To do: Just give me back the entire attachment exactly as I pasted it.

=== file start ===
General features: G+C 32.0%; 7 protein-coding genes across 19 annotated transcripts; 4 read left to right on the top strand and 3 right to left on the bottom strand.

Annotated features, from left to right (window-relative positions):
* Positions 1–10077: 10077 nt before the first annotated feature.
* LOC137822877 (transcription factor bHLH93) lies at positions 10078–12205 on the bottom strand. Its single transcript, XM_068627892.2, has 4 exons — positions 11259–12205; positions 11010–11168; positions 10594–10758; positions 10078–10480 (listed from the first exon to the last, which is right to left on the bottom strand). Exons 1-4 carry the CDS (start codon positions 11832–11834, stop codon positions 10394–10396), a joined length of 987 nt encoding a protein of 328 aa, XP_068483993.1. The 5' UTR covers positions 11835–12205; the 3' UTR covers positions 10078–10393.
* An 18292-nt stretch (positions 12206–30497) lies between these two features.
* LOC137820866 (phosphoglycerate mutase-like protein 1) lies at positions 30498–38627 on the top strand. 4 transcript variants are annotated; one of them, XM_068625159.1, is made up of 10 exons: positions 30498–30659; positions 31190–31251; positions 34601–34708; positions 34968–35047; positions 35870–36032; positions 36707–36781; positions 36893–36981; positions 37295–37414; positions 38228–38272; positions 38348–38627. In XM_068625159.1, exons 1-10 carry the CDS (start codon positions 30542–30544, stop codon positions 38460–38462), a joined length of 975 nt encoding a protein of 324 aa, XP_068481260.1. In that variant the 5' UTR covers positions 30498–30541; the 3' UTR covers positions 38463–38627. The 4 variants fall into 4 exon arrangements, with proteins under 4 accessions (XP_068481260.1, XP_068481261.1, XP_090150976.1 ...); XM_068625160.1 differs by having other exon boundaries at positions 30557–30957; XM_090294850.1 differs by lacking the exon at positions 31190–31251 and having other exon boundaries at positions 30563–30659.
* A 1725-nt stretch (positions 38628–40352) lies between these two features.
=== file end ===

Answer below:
General features: G+C 32.0%; 7 protein-coding genes across 19 annotated transcripts; 4 read left to right on the top strand and 3 right to left on the bottom strand.

Annotated features, from left to right (window-relative positions):
* Positions 1–10077: 10077 nt before the first annotated feature.
* LOC137822877 (transcription factor bHLH93) lies at positions 10078–12205 on the bottom strand. Its single transcript, XM_068627892.2, has 4 exons — positions 11259–12205; positions 11010–11168; positions 10594–10758; positions 10078–10480 (listed from the first exon to the last, which is right to left on the bottom strand). Exons 1-4 carry the CDS (start codon positions 11832–11834, stop codon positions 10394–10396), a joined length of 987 nt encoding a protein of 328 aa, XP_068483993.1. The 5' UTR covers positions 11835–12205; the 3' UTR covers positions 10078–10393.
* An 18292-nt stretch (positions 12206–30497) lies between these two features.
* LOC137820866 (phosphoglycerate mutase-like protein 1) lies at positions 30498–38627 on the top strand. 4 transcript variants are annotated; one of them, XM_068625159.1, is made up of 10 exons: positions 30498–30659; positions 31190–31251; positions 34601–34708; positions 34968–35047; positions 35870–36032; positions 36707–36781; positions 36893–36981; positions 37295–37414; positions 38228–38272; positions 38348–38627. In XM_068625159.1, exons 1-10 carry the CDS (start codon positions 30542–30544, stop codon positions 38460–38462), a joined length of 975 nt encoding a protein of 324 aa, XP_068481260.1. In that variant the 5' UTR covers positions 30498–30541; the 3' UTR covers positions 38463–38627. The 4 variants fall into 4 exon arrangements, with proteins under 4 accessions (XP_068481260.1, XP_068481261.1, XP_090150976.1 ...); XM_068625160.1 differs by having other exon boundaries at positions 30557–30957; XM_090294850.1 differs by lacking the exon at positions 31190–31251 and having other exon boundaries at positions 30563–30659.
* A 1725-nt stretch (positions 38628–40352) lies between these two features.